No. of Recommendations: 2
Hi tj,

Thanks for your comments.

Yes, exactly, you pass over some good investments

Oh, certainly. But I'm not trying to find all the good investments. Honestly, nobody can. I'm trying to find enough that the market thinks very poorly of that actually are likely to do better than expected, and then ride the share price up as the market readjusts its expectations. If I manage to pick only winners (defined by rising stock prices after purchasing), nobody will be more surprised than me.

but what is worse is that this method will select the riskiest stocks. That can be very dangerous. Your screen will pick all the value traps and then you have to manually sift out the ones that are not "traps".

Yes, that is a concern. You always have to ask, "Why is this company disliked now?" And you can find yourself in the position of convincing yourself that it's "better than that, really!" That's where the due diligence comes in, asking questions about the accounting, the management, and the situation the company is operating in (e.g. Transocean). And that's also where my position sizing will play a role. For those that are most questionable, but still deemed good enough, a 2% position is all they get. For those that are pretty good, 4%. For those that I believe are great, 6%. So when I'm wrong, hopefully it won't cost too much.

I believe you have to account for the riskiness of the investment. You make good critique points about CAPM and beta. I think your "judgment beta" is better than completely ignoring relative risk.

Well, my standard 15% discount rate is already pretty pessimistic. However, if the company lives down to market expectations and only manages to produce free cash flow at the priced-in depressed level that puts it onto the watchlist in the first place (like the screened stocks do --, then I'll expect to get an average of 15% return per year.

But there's another issue even when using a judgment beta applied to the cost of equity that I hadn't discussed yet. Here's the equation to remind us:

cost of equity = risk free rate + beta * equity risk premium

Right now, the risk free rate (commonly, the yield on 10-Year Treasurys) is pretty darn low.

Second, what equity risk premium (ERP) should we use? I've seen papers where it's been measured to be anywhere from 4% to 6% or so. Apply a 2.0 multiplier to that and that's a 4-point swing between the top and bottom of the range, which really affects the calculated intrinsic value. Why use 4% or 5% or 6%?

Not only that, but I seem to remember reading recently that the ERP has been declining for the past 20 years or more, based on what investors have been willing to accept. Why? And how does that historical view play out when we pick one that looks forward to use in our discount rate?

For instance, suppose we assign a 1.5 multiplier to an ERP of 4% and use a risk free rate of 3.3% (the current 10-Year Treasury rate). We get a cost of equity of 9.3%. If the company has any debt at all, the resulting WACC (which is supposed to be the discount rate) is almost certainly less than that because debt is usually cheaper than equity. And that's for a company that we've judged to be more risky than the alternative (that 1.5 multiplier).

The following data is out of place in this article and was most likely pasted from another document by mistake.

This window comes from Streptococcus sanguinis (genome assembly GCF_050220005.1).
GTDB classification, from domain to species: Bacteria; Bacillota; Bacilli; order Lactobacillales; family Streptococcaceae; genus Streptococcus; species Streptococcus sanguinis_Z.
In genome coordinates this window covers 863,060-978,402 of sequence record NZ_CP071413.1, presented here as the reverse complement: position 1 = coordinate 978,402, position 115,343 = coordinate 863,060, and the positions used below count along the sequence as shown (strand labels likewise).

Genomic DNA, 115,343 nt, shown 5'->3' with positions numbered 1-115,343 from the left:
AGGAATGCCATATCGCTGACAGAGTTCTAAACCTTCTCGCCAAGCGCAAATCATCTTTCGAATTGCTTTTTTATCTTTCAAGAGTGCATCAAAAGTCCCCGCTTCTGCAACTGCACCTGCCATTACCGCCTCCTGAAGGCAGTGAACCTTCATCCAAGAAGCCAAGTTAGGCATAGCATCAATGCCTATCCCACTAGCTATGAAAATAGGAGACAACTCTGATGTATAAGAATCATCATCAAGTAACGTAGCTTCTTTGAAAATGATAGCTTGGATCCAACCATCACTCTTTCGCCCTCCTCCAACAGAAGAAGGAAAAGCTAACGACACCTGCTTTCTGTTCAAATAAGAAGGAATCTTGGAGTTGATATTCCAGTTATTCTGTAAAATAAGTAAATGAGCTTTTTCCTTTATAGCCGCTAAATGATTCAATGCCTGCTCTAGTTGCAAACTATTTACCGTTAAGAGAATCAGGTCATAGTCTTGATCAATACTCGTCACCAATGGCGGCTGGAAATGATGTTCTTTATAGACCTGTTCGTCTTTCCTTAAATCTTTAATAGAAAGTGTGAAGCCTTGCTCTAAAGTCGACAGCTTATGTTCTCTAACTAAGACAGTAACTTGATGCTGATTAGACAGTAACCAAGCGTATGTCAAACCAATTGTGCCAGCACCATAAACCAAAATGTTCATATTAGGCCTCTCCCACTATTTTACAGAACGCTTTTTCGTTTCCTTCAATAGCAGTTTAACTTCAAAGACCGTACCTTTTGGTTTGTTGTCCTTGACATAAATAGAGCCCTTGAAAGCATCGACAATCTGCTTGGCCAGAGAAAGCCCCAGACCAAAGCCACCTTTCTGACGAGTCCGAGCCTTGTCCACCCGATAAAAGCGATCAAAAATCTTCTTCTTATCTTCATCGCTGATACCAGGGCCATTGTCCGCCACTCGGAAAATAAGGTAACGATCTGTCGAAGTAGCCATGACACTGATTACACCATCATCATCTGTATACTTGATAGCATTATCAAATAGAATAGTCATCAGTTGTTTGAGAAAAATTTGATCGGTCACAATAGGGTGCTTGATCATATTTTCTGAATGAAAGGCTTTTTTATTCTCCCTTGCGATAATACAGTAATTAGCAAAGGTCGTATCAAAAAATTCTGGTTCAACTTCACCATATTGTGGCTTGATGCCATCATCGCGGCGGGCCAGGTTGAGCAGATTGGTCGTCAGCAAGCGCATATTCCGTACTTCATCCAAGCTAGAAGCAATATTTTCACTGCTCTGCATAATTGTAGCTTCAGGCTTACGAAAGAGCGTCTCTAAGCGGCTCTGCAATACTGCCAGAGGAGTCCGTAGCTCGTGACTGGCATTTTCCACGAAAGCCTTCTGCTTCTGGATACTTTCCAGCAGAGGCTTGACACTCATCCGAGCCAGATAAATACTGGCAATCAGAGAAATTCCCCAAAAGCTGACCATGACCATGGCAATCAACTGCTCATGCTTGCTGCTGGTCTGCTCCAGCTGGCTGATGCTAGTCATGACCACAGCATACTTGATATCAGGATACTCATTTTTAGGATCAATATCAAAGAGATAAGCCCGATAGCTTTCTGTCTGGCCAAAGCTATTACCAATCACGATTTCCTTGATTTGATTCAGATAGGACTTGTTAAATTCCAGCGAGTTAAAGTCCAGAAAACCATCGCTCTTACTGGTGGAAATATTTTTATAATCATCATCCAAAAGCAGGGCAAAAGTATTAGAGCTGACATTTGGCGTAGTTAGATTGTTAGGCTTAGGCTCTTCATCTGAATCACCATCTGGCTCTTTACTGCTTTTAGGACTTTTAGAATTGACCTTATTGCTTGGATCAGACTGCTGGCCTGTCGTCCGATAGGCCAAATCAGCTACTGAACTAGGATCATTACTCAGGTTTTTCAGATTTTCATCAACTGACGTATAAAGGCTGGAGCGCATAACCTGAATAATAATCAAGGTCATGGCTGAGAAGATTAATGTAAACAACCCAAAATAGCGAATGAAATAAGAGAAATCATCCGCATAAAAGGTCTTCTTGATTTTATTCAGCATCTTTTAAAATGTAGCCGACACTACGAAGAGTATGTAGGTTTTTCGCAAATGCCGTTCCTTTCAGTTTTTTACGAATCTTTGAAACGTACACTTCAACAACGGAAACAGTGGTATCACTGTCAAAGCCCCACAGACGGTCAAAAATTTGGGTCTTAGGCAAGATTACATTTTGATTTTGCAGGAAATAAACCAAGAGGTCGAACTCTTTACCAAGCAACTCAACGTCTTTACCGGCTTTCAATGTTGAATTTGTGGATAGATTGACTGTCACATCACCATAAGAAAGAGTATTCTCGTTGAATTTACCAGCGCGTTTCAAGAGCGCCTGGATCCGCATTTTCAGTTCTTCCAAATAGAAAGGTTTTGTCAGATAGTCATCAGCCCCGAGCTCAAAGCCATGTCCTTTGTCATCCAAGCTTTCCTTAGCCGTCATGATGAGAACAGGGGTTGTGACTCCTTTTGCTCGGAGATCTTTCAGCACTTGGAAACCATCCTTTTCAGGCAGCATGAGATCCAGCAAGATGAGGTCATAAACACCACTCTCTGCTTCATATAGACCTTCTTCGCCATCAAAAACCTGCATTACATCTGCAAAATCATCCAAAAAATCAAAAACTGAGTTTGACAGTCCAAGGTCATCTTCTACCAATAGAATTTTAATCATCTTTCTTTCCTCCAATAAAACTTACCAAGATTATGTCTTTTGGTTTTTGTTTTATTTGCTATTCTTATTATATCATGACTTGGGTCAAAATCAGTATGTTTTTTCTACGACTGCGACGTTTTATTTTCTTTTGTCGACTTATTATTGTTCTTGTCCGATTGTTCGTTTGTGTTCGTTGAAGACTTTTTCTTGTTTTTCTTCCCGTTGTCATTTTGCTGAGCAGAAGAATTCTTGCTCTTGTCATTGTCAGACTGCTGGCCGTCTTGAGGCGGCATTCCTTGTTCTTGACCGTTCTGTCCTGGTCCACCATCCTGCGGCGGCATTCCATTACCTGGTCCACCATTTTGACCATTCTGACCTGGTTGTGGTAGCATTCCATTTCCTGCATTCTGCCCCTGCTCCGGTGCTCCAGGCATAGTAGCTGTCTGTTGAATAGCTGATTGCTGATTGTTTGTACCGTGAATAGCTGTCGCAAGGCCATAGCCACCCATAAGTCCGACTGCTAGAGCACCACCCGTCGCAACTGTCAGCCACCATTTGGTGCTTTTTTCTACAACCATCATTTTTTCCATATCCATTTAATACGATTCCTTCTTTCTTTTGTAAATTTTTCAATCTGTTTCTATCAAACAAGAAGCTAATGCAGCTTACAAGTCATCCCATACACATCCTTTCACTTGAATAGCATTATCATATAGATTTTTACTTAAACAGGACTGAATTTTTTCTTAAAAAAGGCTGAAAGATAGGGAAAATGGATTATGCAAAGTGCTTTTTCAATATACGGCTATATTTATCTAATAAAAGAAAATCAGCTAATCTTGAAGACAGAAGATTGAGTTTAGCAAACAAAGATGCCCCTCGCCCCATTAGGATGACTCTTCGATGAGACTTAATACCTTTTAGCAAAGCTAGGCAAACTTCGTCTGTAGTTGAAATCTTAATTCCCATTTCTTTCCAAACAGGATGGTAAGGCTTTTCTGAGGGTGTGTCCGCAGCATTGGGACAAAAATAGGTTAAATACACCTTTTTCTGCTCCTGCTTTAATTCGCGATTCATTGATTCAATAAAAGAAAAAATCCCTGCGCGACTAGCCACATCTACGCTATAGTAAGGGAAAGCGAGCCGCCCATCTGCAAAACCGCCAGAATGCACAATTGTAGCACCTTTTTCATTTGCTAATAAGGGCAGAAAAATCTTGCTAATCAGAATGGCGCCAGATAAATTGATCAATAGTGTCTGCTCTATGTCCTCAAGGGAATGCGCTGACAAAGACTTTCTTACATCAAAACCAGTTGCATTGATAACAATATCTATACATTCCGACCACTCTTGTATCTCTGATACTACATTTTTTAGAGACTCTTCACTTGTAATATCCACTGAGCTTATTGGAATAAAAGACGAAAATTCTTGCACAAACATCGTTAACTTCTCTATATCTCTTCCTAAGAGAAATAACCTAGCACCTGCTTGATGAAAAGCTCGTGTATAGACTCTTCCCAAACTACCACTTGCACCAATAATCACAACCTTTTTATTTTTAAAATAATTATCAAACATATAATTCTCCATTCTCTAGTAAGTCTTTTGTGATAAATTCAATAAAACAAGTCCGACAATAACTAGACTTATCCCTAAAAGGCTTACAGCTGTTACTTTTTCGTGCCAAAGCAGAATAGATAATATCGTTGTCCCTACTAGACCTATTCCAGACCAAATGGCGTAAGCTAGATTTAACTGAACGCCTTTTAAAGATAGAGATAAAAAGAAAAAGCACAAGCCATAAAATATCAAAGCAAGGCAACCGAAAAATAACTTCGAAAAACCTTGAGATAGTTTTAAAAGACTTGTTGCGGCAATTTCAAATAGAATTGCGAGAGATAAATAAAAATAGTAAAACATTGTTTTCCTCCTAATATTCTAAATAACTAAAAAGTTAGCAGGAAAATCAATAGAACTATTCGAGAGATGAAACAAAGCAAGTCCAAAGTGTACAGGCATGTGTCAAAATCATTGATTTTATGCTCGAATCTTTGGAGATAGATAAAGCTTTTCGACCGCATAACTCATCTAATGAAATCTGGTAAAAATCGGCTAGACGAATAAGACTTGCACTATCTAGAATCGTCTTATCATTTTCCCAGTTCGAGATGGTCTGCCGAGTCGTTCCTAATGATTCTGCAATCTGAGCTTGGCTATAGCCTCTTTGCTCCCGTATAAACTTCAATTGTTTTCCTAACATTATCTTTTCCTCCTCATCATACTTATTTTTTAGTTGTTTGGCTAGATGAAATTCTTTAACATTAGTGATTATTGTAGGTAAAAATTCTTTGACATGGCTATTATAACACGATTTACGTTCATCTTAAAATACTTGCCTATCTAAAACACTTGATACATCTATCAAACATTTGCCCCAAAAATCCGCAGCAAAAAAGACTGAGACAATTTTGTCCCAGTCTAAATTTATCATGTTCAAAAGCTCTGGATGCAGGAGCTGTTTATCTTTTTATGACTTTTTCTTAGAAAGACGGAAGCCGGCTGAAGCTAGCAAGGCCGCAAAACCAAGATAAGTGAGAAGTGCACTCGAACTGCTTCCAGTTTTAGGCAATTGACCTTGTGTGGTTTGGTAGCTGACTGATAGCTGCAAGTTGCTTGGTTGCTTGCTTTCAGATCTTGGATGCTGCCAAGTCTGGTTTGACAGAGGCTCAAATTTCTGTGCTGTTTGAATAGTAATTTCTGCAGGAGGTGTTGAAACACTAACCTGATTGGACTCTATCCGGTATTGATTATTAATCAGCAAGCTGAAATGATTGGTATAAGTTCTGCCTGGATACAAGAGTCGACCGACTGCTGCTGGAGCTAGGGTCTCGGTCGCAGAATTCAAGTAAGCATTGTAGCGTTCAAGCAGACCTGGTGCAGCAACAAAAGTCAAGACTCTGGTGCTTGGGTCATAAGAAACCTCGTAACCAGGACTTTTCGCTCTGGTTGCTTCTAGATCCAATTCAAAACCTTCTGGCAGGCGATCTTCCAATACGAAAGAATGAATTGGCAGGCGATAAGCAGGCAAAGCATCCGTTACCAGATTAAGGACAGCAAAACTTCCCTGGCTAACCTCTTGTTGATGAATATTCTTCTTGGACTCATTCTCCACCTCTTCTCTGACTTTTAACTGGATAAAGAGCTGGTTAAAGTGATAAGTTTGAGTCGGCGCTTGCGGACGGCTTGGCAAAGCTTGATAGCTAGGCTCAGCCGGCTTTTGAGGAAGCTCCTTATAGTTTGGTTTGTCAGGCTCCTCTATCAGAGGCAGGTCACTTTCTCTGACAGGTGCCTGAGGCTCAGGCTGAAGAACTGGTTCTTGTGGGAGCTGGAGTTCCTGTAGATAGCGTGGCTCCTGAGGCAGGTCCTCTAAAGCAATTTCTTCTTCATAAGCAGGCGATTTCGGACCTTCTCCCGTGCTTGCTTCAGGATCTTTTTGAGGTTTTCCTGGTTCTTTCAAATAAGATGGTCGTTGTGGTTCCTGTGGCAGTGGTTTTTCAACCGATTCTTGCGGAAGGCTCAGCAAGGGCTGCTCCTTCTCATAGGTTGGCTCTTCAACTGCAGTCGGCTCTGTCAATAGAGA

OK, so then we "correct" it and say, no we should use a 6% ERP (resulting in a cost of equity of 12.3%). How is that decision to arbitrarily use a 6% ERP instead of a 4% ERP any different from just sticking a discount rate on the thing, as I do, and going on from there?

Here's another way to look at the same issue: If I want my portfolio to return 15% per year or more, which I do, what benefit do I get from using a discount rate less than 15% in determining what expectations are priced in for a given stock? Remember, discount rate and expected return are mathematically identical, just looked at in two different ways.

Another aspect of this issue is, if I use a 15% discount rate, does that mean I will automatically invest in the riskier companies, as your first comment implies? I don't think so. One, I'm not estimating growth (a source of error when generating the cash flows to be discounted) and then applying a discount rate to it (another possible source of error, compounding any errors from the first bit). I'm letting the market tell me what is expected for a given discount rate at a given price.

The question I need to answer, then, is just, "Is that growth rate reasonable, given what I know about the company?" In today's article on Microsoft, the answer I come to is, "Yes." And so, I decided not to invest.

Two, high discount rates have been traditionally applied to riskier companies, but there's nothing that says we can't use high discount rates to help determine an acceptable entry price for less risky stocks. Unusual maybe, but not against the rules (what rules?).

Three, I'm using behavioral investing to inform my decision. Is there disgust or ennui or despair surrounding this company? Look at the articles being written about it. Emotions like that tend to be shorter lived (though not always -- look at Microsoft over the past few years) and can often lead to mispricing.

Regardless, I'd love to read your or others' further thoughts on this issue. Maybe I'm doing something completely wrong.

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